Just a couple short months ago, 3D was controversial -- a dazzling cinema mainstay to some, a distracting gimmick to others. Since then, it seems that James Cameron has made the world a convert. Avatar didn't really have any of the problems that drew complaints from the format's detractors: the picture wasn't dim, the effects weren't ostentatious; not only did the 3D not draw me out of the story, but I soon forgot that I was wearing the glasses. At the very least, the prevalence of 3D releases seems unlikely to be a "fad," or at least a short-lived one.

The next logical question would seem to be whether 3D will remain confined to the realm of benign spectacle. The world may be on the verge of accepting that 3D can be a legitimate tool to spruce up family flicks and action blockbusters -- like other kinds of fancy special effects, it can effectively give them an extra "wow." (Certainly the wow was what Cameron was after.) But is 3D good for anything else? What did Avatar prove, exactly?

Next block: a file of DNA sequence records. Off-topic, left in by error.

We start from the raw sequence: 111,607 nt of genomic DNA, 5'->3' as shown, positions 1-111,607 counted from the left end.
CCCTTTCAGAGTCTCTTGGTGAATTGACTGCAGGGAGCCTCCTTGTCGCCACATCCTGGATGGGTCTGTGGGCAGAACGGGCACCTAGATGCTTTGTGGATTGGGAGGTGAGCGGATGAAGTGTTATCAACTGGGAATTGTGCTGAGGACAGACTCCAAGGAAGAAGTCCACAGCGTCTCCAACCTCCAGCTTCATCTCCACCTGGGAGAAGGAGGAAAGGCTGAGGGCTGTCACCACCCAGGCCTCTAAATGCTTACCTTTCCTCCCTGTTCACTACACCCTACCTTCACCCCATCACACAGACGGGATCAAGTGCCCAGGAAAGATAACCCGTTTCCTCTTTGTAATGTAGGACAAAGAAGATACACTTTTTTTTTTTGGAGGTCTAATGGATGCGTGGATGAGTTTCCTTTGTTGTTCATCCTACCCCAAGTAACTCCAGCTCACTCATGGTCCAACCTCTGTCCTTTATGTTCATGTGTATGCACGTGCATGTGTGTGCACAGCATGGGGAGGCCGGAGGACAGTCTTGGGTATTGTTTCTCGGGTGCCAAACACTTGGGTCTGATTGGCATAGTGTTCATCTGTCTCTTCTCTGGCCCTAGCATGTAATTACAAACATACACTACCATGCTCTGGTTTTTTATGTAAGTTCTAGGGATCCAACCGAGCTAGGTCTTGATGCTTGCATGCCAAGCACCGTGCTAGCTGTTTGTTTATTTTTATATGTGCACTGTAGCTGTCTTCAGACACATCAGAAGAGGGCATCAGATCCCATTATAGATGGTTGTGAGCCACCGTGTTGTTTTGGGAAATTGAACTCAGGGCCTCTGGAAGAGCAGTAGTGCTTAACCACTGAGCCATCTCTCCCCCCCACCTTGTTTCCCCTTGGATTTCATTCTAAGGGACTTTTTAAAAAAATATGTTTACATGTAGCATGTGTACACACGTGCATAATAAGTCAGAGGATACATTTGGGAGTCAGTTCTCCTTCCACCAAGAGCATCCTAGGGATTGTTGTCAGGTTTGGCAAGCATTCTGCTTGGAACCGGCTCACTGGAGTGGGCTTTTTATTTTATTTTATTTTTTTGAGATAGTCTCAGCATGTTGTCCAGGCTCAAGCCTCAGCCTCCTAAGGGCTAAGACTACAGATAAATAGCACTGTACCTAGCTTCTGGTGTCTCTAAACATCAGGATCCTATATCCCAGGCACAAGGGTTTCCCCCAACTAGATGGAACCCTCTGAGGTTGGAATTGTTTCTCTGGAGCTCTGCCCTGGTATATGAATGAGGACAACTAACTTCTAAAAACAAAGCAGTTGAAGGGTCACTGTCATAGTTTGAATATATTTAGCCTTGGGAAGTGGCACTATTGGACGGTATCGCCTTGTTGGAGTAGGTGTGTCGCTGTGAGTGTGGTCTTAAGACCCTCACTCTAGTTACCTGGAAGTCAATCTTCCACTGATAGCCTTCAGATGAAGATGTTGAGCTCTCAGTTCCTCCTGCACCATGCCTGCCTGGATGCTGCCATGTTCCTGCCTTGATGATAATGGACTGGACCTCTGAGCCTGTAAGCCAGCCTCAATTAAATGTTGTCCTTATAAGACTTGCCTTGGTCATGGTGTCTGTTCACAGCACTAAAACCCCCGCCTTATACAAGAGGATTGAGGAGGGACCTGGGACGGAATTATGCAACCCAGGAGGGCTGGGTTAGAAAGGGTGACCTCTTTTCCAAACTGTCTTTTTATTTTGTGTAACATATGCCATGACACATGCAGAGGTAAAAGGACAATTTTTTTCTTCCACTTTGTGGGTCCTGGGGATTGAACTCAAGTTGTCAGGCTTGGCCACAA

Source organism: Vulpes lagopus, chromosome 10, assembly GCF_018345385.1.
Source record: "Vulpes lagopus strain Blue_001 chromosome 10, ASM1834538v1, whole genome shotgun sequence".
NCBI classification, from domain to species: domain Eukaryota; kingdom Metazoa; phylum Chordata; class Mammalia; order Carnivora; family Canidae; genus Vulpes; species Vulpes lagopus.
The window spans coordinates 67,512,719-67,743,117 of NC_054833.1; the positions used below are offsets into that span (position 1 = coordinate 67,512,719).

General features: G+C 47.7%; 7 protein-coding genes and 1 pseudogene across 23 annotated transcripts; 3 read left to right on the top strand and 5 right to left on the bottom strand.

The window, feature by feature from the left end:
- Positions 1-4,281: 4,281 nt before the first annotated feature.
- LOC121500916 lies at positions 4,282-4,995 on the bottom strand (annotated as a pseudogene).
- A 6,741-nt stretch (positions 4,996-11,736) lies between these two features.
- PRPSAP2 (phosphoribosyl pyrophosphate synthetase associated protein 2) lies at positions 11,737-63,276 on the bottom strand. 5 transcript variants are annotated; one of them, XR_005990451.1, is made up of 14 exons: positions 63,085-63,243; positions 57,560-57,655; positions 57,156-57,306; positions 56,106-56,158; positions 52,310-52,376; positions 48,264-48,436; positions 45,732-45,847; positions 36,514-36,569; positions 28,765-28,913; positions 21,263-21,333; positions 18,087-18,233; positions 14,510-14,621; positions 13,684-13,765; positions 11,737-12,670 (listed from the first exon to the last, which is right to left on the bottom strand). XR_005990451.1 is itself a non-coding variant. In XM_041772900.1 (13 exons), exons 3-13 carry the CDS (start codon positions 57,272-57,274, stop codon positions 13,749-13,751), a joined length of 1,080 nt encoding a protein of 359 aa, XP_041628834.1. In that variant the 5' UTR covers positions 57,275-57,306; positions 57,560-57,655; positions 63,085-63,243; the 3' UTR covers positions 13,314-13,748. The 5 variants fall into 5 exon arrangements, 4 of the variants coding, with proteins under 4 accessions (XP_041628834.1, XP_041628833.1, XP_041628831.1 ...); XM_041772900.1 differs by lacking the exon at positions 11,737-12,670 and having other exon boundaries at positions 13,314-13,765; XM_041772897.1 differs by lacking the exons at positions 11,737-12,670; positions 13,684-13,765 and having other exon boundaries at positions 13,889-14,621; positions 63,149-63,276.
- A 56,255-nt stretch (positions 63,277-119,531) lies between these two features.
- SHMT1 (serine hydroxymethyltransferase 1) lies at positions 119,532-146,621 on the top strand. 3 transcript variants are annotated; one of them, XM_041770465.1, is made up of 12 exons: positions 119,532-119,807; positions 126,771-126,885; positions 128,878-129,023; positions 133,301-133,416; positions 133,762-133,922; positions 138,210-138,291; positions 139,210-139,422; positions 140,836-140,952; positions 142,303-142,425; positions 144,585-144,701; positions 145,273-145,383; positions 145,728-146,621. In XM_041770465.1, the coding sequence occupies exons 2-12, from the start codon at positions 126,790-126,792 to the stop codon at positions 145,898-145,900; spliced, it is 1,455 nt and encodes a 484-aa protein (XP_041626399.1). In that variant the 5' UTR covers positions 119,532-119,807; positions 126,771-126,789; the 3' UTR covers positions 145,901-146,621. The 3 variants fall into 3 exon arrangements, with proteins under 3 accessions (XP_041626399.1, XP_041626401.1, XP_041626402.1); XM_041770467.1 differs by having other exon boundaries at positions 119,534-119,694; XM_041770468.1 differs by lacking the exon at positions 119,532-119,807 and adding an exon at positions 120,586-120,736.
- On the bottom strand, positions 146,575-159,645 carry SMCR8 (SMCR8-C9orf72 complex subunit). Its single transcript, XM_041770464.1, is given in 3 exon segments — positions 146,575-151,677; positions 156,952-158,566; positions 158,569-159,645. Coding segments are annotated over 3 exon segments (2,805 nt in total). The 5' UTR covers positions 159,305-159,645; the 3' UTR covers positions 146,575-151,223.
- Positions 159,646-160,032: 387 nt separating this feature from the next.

There are actually two separate questions here. One is whether 3D can be used in movies that aren't supposed to be "fun." Arguably, for example, 3D could have been used to bring some additional visceral power to, say, Letters from Iwo Jima. But would that have worked? In theory, dignity would demand that one refrain from startling the audience with 3D blood splatters and the like. Still, would rendering a dead-serious war movie in 3D be callous and tacky?

A preliminary answer to this question may be forthcoming. We learn (via /Film) that Eric Brevig (Journey to the Center of the Earth, Yogi Bear) is planning to make a 3D Korean War epic, to be shot in Korea next year. He says he was inspired by Tae Guk Gi: The Brotherhood of War, which was a stone-faced, sentimental Korean war film (with "Korean" modifying both "war" and "film"). Though not generally a detractor of the format, I've retained a prejudice against wearing plastic glasses to a movie like that. I'm open to Brevig changing my mind, but can't deny the dissonance.

The second question is whether there's any use to employing 3D in a movie without dazzling effects and action set pieces -- "serious" or not. You may recall Cameron threatening to make his next project a low-key drama, filmed in digital 3D. He wanted to prove it could work -- that 3D could be an all-purpose storytelling tool. Can it? With Cameron or without him, I get the sense we may soon find out.